The first time we went to the France in the winter I made a rookie mistake and didn’t pack very well. In my own defense, I’m Californian and was totally unaware of what a real winter entails. With only a thin coat, no knowledge of layering, and boots that had me slipping all over the ice, I was freezing and uncomfortable. That is, until my mother-in-law came to the rescue and clothed me in all of Arnaud’s old winter clothes. While I wasn’t exactly the picture of chic, I was finally warm and that was all that mattered.

Cut to a couple of years later: Winter was coming and we were planning another trip to France. Since I didn’t want to make the same mistake twice, I did a ridiculous amount of online research and crazy girl list making. I even took notes during the trip on what was necessary and what I had missed. So, below are the fruits of my OCD labor: A list of things that will allow you to weather the elements while also looking pretty and put-together.

Row 1
Button-Up Shirt: Wearing a button-up makes you feel instantly polished, especially when you tuck only the front part of your shirt in à la Emmanuelle Alt.
Striped Tee: Of course, you can’t go to France without a striped tee. Feel free to accessorize with a beret and baguette under your arm.
Long-sleeve Tees: Great for wearing alone or layering under the sweater or button-up for extra warmth. I picked up these Supima cotton tees at Uniqlo in black and white (of course).

Row 2
Pea Coat: A classic and (most importantly) warm winter coat. This wool pea coat makes a casual outfit more pulled-together but also goes well with your dressier outfits.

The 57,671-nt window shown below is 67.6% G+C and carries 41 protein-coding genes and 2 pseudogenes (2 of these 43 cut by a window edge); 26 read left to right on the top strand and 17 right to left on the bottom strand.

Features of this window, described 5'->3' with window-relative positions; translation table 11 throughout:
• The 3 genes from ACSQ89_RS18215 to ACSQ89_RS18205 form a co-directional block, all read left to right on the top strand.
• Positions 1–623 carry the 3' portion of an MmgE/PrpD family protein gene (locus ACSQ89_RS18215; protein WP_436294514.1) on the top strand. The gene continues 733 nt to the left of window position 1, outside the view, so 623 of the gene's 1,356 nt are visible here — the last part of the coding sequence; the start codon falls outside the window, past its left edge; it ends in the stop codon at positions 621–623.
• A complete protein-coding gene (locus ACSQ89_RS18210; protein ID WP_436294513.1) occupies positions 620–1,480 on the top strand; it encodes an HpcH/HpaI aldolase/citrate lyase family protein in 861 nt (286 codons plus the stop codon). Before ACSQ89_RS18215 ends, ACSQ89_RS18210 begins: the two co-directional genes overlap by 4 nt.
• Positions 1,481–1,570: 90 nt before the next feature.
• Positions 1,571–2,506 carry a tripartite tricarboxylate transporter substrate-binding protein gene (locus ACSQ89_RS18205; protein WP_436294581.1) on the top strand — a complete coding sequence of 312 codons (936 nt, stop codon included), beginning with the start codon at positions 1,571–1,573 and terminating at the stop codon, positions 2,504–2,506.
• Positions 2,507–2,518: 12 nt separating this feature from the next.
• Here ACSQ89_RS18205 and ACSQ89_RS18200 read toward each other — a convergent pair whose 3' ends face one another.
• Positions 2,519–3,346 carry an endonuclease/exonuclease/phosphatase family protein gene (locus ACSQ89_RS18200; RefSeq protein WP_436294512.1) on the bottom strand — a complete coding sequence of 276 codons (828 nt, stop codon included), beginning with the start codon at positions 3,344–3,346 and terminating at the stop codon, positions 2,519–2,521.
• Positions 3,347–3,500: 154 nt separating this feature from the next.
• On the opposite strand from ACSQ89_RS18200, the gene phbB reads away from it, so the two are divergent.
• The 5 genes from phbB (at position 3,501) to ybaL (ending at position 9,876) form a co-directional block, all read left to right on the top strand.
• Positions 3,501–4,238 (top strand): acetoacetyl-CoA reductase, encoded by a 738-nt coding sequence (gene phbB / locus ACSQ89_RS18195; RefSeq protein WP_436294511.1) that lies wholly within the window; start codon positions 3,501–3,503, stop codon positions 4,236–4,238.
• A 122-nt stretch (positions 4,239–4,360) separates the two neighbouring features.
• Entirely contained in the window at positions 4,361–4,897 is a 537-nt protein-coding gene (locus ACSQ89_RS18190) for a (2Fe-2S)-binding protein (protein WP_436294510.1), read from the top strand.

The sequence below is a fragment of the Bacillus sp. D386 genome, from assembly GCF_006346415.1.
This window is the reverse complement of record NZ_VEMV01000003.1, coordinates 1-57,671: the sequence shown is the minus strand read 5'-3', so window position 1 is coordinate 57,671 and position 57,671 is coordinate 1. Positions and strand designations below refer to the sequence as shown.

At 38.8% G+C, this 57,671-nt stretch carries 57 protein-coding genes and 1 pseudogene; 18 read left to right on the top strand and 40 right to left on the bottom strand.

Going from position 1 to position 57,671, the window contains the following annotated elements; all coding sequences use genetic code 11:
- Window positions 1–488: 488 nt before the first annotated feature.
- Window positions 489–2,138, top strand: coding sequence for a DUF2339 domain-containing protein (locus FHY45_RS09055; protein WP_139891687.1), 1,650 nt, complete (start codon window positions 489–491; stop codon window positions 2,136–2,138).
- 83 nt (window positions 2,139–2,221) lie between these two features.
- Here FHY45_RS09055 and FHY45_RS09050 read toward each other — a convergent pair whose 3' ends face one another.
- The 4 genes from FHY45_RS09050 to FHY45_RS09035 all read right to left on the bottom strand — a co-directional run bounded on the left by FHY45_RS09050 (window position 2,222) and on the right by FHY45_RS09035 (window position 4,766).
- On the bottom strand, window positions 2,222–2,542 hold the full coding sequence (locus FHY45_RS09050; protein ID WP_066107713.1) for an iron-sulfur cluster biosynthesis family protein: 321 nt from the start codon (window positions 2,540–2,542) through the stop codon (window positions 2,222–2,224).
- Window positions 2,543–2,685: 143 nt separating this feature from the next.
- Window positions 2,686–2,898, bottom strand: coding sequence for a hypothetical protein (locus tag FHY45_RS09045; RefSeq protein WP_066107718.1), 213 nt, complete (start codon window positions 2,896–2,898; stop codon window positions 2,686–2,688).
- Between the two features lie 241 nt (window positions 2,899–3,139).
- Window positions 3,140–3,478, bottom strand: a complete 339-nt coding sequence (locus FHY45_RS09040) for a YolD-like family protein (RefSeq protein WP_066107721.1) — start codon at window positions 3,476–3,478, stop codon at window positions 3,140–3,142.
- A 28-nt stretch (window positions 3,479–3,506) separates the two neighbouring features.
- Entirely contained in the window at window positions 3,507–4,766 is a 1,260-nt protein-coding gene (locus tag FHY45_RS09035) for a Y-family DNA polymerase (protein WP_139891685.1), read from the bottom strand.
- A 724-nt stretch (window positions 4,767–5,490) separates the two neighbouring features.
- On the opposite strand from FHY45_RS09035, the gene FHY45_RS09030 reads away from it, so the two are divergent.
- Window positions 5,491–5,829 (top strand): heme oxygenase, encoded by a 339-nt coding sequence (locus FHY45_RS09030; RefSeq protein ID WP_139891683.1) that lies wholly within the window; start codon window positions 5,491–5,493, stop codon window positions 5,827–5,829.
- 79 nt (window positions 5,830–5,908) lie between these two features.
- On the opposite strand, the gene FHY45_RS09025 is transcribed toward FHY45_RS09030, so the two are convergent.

Wool Sweater: Chic but functional aka everything I want in a piece of clothing. I swear by the Tippi and Tilly sweaters from J Crew in merino wool.
Silk Blouse: The French are known for classic pieces in understated colors and luxurious fabrics. So, pick up a silk blouse from Everlane, Cuyana, or Equipment in a neutral color and you’ll fit right in.
Wool Skirt: This skirt is another J Crew find (long live Jenna Lyons!). Pair it with any of the tops and be sure to wear those black tights underneath.

Row 3
Shift Dress: Another piece that easily transitions from day to night depending on your accessories. Case in point, I wore this while walking around a cobblestone city and then later on at a wedding.
Skinny Jeans: Black denim and dark denim. I wear them all the time in regular life and wore them just as much in travel life. Essential!
Structured Purse: I like my purses structured, lady-like, and on the small to medium size. Be wary of taking a big purse. They get heavy really quick, which could make the straps cut into your shoulder. Ouch.